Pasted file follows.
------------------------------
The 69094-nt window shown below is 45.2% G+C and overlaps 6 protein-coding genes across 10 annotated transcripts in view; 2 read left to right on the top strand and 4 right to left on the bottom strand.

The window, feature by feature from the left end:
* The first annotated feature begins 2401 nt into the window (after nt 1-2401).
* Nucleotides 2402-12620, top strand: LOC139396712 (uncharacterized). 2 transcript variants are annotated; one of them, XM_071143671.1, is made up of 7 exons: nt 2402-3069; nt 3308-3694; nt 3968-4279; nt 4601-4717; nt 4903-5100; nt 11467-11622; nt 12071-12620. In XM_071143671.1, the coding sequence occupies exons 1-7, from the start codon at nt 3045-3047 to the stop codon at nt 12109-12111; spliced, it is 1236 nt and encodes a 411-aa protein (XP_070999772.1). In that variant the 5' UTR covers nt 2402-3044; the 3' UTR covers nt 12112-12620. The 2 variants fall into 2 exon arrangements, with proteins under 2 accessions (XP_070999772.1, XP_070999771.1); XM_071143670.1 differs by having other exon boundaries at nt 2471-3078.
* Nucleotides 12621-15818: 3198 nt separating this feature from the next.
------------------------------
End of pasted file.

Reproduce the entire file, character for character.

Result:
The 69094-nt window shown below is 45.2% G+C and overlaps 6 protein-coding genes across 10 annotated transcripts in view; 2 read left to right on the top strand and 4 right to left on the bottom strand.

The window, feature by feature from the left end:
* The first annotated feature begins 2401 nt into the window (after nt 1-2401).
* Nucleotides 2402-12620, top strand: LOC139396712 (uncharacterized). 2 transcript variants are annotated; one of them, XM_071143671.1, is made up of 7 exons: nt 2402-3069; nt 3308-3694; nt 3968-4279; nt 4601-4717; nt 4903-5100; nt 11467-11622; nt 12071-12620. In XM_071143671.1, the coding sequence occupies exons 1-7, from the start codon at nt 3045-3047 to the stop codon at nt 12109-12111; spliced, it is 1236 nt and encodes a 411-aa protein (XP_070999772.1). In that variant the 5' UTR covers nt 2402-3044; the 3' UTR covers nt 12112-12620. The 2 variants fall into 2 exon arrangements, with proteins under 2 accessions (XP_070999772.1, XP_070999771.1); XM_071143670.1 differs by having other exon boundaries at nt 2471-3078.
* Nucleotides 12621-15818: 3198 nt separating this feature from the next.